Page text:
After correcting myself countless times that it's not Manilla, but Manali, it was time to leave the Dalai Lama (I saw him IRL!) and his wisdom behind in the clouds of McLeod Ganj and face the first of what will become many of ten hour bus travels.
While buses can be extremely crowded in India (there's always room for one more if you're living in a country with 1,3 billion inhabitants!), what was supposed to be my bus was completely empty at the time of departure. That's not very reassuring. After six people spoke an unanimous verdict (without the infamous 'wobble' of the head, which van mean anything, including a clue that they're not sure) that this bus was indeed the bus to Manali, I decided to take the chance.
I wasn't alone for longer than two minutes though, since the bus had hardly left the stand before it picked up a number of passengers who were waiting by the roadside. Why, when and where Indian busses stop is still a mystery to me...
Even with superb views, ten hours is still ten hours and as the road conditions vary from bad to non-existent, you generally have a hard time taking a nap for longer than two minutes. My e-reader was a lifesaver.
So I took the standard bus, unaware there was also a deluxe option which has comfortable chairs, decent suspension and even shows a bollywood movie during the trip! Though the last one, as a German guy told me, wasn't really that much of a plus since they showed the same movie three times. Maximum of maximum volume of course. Maybe I was better off just being tossed from side to side on my bus-for-average-people.
On first sight, (old) Manali is not that interesting. It had nothing of the chaos of Amritsar, nor the Holy vibe of McLeod Ganj. It was rather laid-back, maybe even slightly boring. Little did I know much I would learn to appreciate that laid-back vibe, which also meant that people were more friendly. You can easily spend an hour or two chatting to the guy who organizes your trekking, while being served chai, momo's and other snacks. Here they call it 'no hurrie, no wurrie'. Amen to that.
Not a lot to do here in terms of sight-seeing, except the small Hadimba Temple, which is not nearly as overwhelming as some of the other temples scattered over India. The interesting part here are not the wood carvings or the skulls of goats that are sacrificed here every year (unfortunately only in May), but the way people (all Indians) pray to what - objectively - are just a few small statues in a mini-cave. It creates a unique atmosphere which almost makes you want to crouch down, add some money to the pile and mumble some words in prayer. Impressive.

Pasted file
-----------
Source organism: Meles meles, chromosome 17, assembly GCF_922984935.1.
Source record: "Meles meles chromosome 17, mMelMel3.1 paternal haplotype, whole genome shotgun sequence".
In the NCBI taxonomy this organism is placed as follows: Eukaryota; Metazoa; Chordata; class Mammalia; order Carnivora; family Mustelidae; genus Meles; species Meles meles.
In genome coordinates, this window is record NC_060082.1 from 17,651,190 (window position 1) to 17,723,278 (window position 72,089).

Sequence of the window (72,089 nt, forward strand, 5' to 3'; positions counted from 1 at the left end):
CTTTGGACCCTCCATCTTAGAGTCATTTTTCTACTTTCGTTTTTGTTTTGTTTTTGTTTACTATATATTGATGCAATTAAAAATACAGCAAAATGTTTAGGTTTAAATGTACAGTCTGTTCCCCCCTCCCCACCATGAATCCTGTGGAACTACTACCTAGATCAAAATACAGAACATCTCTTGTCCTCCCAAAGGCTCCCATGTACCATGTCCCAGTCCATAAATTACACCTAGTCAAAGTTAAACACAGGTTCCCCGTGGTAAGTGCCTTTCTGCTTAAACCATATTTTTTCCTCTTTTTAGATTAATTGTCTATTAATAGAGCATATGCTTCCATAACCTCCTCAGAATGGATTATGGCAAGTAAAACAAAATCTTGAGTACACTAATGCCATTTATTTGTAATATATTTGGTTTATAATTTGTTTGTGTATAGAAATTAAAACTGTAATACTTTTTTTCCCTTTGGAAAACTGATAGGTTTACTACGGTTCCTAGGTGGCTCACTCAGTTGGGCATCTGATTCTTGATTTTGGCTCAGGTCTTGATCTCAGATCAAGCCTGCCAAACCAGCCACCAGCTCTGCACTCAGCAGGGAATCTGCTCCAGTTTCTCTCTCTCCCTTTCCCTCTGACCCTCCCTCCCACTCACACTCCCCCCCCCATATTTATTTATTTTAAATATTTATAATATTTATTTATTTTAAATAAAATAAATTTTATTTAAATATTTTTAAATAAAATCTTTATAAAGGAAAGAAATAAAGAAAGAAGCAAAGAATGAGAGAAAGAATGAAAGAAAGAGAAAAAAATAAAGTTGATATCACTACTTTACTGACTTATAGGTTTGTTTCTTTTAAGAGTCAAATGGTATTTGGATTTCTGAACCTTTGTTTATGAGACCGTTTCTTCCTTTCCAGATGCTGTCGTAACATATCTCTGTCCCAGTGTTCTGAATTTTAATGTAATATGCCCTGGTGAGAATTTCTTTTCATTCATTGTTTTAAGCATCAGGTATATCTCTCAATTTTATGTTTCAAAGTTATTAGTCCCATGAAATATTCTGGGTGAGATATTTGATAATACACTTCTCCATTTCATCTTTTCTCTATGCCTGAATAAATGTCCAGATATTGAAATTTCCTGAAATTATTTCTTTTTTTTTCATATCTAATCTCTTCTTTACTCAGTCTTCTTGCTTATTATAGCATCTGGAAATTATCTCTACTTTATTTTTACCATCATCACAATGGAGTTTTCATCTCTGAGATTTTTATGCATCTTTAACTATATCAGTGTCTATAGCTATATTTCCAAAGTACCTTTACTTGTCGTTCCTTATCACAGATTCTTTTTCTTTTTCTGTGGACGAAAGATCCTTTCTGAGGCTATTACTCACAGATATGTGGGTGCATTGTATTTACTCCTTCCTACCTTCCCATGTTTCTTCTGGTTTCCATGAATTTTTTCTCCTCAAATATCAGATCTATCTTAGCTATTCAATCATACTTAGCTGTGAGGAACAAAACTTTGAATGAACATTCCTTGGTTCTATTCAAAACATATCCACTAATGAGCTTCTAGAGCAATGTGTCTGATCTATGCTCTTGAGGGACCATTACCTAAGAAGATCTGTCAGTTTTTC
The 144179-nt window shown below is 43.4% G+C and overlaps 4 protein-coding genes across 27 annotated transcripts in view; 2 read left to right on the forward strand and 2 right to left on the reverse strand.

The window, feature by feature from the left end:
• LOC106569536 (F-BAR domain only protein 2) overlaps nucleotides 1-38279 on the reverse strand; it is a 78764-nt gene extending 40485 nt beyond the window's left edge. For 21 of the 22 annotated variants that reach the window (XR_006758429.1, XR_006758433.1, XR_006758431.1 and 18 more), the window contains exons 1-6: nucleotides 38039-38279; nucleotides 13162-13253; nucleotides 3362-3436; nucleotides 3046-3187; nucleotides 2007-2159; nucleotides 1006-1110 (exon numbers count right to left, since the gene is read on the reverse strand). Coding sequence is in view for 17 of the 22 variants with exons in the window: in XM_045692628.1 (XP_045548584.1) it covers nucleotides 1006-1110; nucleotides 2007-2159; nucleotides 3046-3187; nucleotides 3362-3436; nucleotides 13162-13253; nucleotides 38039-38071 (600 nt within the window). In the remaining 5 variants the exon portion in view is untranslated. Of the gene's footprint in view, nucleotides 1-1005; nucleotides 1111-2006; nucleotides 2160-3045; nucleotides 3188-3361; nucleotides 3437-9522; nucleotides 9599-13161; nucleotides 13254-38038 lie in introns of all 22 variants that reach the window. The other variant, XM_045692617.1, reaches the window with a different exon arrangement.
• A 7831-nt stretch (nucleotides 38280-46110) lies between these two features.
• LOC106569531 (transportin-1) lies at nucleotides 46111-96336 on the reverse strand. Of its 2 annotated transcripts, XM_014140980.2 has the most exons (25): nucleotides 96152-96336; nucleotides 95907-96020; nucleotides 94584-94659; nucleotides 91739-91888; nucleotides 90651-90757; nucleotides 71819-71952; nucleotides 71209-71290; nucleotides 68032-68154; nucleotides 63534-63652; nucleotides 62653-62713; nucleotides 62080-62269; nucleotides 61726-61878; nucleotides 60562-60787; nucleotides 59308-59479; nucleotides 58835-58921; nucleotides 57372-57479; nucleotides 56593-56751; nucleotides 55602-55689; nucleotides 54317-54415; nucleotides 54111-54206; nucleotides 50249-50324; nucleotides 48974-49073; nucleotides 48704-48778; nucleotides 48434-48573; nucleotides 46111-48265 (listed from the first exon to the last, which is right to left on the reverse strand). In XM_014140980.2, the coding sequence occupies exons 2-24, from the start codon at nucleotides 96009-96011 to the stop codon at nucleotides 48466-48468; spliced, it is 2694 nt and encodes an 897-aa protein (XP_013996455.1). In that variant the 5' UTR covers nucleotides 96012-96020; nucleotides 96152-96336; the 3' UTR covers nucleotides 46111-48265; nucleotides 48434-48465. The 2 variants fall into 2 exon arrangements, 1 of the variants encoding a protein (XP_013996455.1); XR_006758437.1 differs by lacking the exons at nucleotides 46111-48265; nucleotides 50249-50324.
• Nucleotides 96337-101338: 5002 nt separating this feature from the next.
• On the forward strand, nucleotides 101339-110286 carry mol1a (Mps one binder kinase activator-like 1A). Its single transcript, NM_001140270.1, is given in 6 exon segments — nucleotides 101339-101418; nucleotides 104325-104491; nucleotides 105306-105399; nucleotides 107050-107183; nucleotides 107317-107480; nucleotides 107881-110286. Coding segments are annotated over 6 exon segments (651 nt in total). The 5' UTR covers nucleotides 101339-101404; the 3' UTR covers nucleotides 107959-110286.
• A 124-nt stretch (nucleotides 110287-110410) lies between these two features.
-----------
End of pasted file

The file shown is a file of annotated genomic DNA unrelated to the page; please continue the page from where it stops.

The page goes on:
Apparently Manali is usually much livelier, but since the season is at its end (they know the meaning of 'Winter Is Coming' here) there a only a few tourists left. And with the tourists gone, a number of shopkeepers were also getting ready to leave for 'the south'. Luckily, there are always options for trekking here and so I went back to the kind man who offered my the chai and snacks to arrange a day trek in preparation for my trek in Spiti later that week.
Some basic trekking talk: no word means fast walking, 'slowly' means normal speed, while 'slowly-slowly' means go slow.
Apparently, when during a trek, you see a sheep that has lost it herd and there's no other (non-tourist) person in a hundred meter radius claiming it to be his, the sheep is yours. At least that what my guide figured. Too bad we ran into the real owners on the way down. Mèèh.
Next up: Spectacular Space-Like Super-remote Spiti!